Microsoft DirectX 9.0

Minimum and Maximum Distances

As a listener approaches a sound source, the sound gets louder; the volume doubles when the distance is halved. Past a certain point, however, it is not reasonable for the volume to continue to increase. This is the minimum distance for the sound source.

The minimum distance that you set for a sound determines how quickly that sound fades away with distance. For example, you might set this value to 100 meters for a jet engine and to 2 centimeters for a bee. With these settings, the jet engine is at half volume when 200 meters away from the listener, but the bee is at half volume when only 4 centimeters away.

The following illustration shows how minimum and maximum distance affect the volume of a jet engine and a bee at increasing distances.

Minimum and maximum distances

The default minimum distance for a sound buffer, DS3D_DEFAULTMINDISTANCE, is defined as 1 unit, or 1 meter at the default distance factor. Unless you change this value, the sound is at full volume when it is 1 meter away from the listener, at half volume at 2 meters, at quarter volume at 4 meters, and so on. For most sounds you will probably want to set a larger minimum distance so that the sound does not fade so rapidly as it moves away.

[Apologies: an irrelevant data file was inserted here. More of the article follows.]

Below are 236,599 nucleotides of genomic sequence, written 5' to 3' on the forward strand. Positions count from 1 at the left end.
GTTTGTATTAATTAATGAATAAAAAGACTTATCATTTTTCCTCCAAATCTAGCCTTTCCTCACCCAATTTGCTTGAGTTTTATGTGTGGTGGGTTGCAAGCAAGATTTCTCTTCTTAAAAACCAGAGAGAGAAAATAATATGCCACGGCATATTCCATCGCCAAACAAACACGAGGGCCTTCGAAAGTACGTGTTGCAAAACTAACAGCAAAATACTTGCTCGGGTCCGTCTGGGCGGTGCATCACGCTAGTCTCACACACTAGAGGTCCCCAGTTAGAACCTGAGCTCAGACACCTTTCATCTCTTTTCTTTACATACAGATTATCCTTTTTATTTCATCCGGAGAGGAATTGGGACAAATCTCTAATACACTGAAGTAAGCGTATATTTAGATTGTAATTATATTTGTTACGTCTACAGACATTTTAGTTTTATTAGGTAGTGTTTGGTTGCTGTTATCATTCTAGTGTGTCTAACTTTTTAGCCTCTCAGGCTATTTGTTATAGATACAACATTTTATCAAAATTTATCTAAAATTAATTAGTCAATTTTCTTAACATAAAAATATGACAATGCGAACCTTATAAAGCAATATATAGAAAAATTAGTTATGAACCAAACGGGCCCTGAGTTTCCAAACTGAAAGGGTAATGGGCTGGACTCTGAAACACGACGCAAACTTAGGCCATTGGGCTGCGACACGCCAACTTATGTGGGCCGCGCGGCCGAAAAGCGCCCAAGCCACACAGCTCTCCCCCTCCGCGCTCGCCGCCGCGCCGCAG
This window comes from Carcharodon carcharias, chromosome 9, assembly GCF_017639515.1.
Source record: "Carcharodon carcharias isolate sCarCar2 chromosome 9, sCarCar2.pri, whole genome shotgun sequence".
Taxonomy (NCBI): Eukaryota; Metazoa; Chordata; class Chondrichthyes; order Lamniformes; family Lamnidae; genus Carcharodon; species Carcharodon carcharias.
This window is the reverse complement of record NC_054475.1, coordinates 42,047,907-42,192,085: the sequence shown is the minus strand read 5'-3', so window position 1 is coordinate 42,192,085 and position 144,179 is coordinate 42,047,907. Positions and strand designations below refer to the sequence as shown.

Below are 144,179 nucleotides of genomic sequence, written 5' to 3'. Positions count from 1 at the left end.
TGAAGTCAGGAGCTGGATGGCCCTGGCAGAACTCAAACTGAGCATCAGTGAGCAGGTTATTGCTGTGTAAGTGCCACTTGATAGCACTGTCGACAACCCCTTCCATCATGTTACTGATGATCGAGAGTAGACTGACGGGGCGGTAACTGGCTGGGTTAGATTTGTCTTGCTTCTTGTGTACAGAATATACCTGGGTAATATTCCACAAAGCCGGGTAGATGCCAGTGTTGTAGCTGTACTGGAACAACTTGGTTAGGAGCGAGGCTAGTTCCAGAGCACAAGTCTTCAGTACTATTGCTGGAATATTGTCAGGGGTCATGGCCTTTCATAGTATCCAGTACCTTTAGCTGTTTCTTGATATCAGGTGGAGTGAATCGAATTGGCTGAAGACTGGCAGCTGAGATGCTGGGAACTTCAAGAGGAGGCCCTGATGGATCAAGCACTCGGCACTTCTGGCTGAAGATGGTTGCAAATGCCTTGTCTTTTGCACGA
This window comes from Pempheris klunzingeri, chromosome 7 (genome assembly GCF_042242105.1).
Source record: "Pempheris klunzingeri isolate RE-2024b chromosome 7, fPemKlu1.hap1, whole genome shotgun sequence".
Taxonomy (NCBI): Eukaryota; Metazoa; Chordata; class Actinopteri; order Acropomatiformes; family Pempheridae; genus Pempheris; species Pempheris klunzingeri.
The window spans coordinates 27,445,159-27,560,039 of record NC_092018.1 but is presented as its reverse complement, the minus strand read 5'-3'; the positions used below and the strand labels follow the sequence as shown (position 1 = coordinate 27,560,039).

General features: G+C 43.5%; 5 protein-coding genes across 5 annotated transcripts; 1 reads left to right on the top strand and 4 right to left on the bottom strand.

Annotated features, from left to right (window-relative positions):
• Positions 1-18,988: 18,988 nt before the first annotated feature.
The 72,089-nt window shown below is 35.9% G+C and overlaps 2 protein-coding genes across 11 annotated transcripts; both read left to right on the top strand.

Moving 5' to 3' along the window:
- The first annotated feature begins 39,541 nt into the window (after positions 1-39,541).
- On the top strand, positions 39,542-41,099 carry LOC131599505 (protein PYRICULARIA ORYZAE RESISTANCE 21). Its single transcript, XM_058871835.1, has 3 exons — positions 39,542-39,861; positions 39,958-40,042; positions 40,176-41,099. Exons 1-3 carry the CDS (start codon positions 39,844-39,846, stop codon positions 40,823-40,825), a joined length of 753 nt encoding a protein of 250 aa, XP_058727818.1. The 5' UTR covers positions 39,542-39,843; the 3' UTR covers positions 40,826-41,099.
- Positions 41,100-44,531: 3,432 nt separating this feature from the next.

The maximum distance for a sound source is the distance beyond which the volume of the sound no longer decreases. The default maximum distance for a DirectSound 3-D buffer (DS3D_DEFAULTMAXDISTANCE) is 1 billion, meaning that in most cases the attenuation will continue to be calculated long after the sound has moved out of hearing range. To avoid unnecessary processing on software buffers under VXD drivers, applications should set a reasonable maximum distance and include the DSBCAPS_MUTE3DATMAXDISTANCE flag when creating the buffer. In DirectMusic, this flag is automatically set on standard 3-D buffers created as part of an audiopath.

The maximum distance can also be used to prevent a sound from becoming inaudible. For example, if you have set the minimum distance for a sound at 100 meters, that sound might become effectively inaudible at 1,000 meters or less. By setting the maximum distance at 800 meters, you ensure that the sound always has at least one-eighth of its maximum volume regardless of the distance. In this case, of course, you would not set the DSBCAPS_MUTE3DATMAXDISTANCE flag.

By default, distance values are expressed in meters.

To adjust the effect of distance on volume for all sound buffers, you can change the rolloff factor.

See Also